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Not all today's dogs are as pampered, of course. Billy Dodson, huntsman for the Thornton Hill Hounds near Sperryville, Virginia, keeps a pack of 90 mostly Penn-Marydel foxhounds in an old cattle barn and fenced yard in the shadow of the Blue Ridge Mountains, where the hounds sleep rough in unpainted wooden barracks and live on a spartan diet. Dodson, who has worked with hounds for 40 of his 55 years, assembled the pack over a two-year span and "never paid anything for any of them," instead accepting donations and trades from other huntsmen, as is the custom in the foxhunting world. He subsequently crossbred some Penn-Marydels with American foxhounds to create his own unique subtype.

Dodson has a name for each of his charges and can pick them all out on sight, though they look much alike to the unpracticed eye. He even can identify them by voice. As we stand outside the barn one bright spring morning, a dog barks. "Shut up, Sarge," shouts Dodson, adding in an aside, "I won't keep a mouthy hound." Sarge, wherever he is behind those walls, dutifully pipes down.

Dodson takes pride in feeding his dogs for just a dollar a week apiece, though in winter he sometimes has to boost rations and it gets costlier. Once a day the ravenous, 60-pound hounds devour a heap of fatty scraps from an abattoir that processes buffalo meat, and Dodson augments the scraps with dry food he buys wholesale in 50-gallon drums.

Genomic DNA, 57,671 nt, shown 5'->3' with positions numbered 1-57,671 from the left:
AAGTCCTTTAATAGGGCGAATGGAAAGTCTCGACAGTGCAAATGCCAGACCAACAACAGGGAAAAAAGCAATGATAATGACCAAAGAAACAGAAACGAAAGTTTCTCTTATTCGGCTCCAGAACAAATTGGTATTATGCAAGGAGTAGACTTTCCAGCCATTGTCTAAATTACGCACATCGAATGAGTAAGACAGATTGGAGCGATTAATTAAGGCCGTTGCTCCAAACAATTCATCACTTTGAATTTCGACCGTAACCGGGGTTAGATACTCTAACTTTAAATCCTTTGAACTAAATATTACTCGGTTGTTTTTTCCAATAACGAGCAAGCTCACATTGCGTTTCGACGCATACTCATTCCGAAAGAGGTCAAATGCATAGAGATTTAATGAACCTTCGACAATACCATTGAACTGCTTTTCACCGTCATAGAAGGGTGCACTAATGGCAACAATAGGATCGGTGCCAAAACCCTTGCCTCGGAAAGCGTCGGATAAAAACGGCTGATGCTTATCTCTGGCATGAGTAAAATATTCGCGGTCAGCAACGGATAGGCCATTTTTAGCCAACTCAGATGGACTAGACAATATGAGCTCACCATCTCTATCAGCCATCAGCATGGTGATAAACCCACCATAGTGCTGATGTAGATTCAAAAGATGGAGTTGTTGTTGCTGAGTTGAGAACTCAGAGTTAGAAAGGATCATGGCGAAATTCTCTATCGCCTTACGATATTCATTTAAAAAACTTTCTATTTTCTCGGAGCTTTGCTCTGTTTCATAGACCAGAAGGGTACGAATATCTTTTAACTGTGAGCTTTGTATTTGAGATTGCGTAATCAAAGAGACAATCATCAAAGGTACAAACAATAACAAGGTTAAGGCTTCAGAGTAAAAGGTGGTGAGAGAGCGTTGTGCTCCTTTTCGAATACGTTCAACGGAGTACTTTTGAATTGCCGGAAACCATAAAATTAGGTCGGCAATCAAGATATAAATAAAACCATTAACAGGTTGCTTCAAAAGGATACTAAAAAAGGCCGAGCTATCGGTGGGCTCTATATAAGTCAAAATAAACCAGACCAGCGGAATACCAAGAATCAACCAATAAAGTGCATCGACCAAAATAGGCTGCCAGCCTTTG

As doted on, by contrast, as Tiffy is, she seems no more content nor fit than any of the hounds. They get to chase after foxes through dappled woods and fields three times a week with horseback riders in keen pursuit during the hunting season from August to March and are exercised twice a week in the off-season. They are lean athletes that take confinement in stride, waiting for the next chance to run.

I tag along for an exercise session with Dodson, who brings whippers-in to keep the hounds in check. A walk with his pack is as much an exercise in discipline as a physical exercise. The whippers-in snap their leather at dawdlers to keep the pack tight and focused on the huntsman, who with his horn and bag of kibble looks every bit the Pied Piper in overalls.

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